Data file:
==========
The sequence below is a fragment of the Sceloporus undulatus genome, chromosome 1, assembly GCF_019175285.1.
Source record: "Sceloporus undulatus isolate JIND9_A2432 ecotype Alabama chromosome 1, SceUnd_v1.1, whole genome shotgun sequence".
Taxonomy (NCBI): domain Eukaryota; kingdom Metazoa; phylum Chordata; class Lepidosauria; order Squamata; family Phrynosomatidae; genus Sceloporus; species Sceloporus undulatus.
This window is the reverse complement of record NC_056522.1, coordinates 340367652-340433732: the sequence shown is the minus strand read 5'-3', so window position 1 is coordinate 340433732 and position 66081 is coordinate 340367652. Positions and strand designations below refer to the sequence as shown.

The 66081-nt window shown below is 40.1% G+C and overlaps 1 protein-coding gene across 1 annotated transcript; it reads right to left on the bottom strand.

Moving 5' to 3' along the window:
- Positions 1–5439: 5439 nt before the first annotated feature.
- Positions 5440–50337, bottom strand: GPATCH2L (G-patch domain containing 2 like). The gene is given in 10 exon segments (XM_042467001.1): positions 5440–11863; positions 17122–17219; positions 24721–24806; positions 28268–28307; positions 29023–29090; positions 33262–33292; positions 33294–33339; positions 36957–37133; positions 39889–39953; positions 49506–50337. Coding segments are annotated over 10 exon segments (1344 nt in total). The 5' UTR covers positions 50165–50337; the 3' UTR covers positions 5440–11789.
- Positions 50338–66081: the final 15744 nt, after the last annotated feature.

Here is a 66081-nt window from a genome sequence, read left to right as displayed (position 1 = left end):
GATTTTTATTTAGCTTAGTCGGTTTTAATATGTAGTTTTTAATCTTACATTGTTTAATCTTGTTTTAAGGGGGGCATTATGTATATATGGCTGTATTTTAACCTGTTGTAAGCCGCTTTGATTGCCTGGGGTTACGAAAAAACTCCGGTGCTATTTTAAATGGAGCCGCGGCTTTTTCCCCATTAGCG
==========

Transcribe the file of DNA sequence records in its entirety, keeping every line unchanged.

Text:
The sequence below is a fragment of the Sceloporus undulatus genome, chromosome 1, assembly GCF_019175285.1.
Source record: "Sceloporus undulatus isolate JIND9_A2432 ecotype Alabama chromosome 1, SceUnd_v1.1, whole genome shotgun sequence".
Taxonomy (NCBI): domain Eukaryota; kingdom Metazoa; phylum Chordata; class Lepidosauria; order Squamata; family Phrynosomatidae; genus Sceloporus; species Sceloporus undulatus.
This window is the reverse complement of record NC_056522.1, coordinates 340367652-340433732: the sequence shown is the minus strand read 5'-3', so window position 1 is coordinate 340433732 and position 66081 is coordinate 340367652. Positions and strand designations below refer to the sequence as shown.

The 66081-nt window shown below is 40.1% G+C and overlaps 1 protein-coding gene across 1 annotated transcript; it reads right to left on the bottom strand.

Moving 5' to 3' along the window:
- Positions 1–5439: 5439 nt before the first annotated feature.
- Positions 5440–50337, bottom strand: GPATCH2L (G-patch domain containing 2 like). The gene is given in 10 exon segments (XM_042467001.1): positions 5440–11863; positions 17122–17219; positions 24721–24806; positions 28268–28307; positions 29023–29090; positions 33262–33292; positions 33294–33339; positions 36957–37133; positions 39889–39953; positions 49506–50337. Coding segments are annotated over 10 exon segments (1344 nt in total). The 5' UTR covers positions 50165–50337; the 3' UTR covers positions 5440–11789.
- Positions 50338–66081: the final 15744 nt, after the last annotated feature.

Here is a 66081-nt window from a genome sequence, read left to right as displayed (position 1 = left end):
GATTTTTATTTAGCTTAGTCGGTTTTAATATGTAGTTTTTAATCTTACATTGTTTAATCTTGTTTTAAGGGGGGCATTATGTATATATGGCTGTATTTTAACCTGTTGTAAGCCGCTTTGATTGCCTGGGGTTACGAAAAAACTCCGGTGCTATTTTAAATGGAGCCGCGGCTTTTTCCCCATTAGCG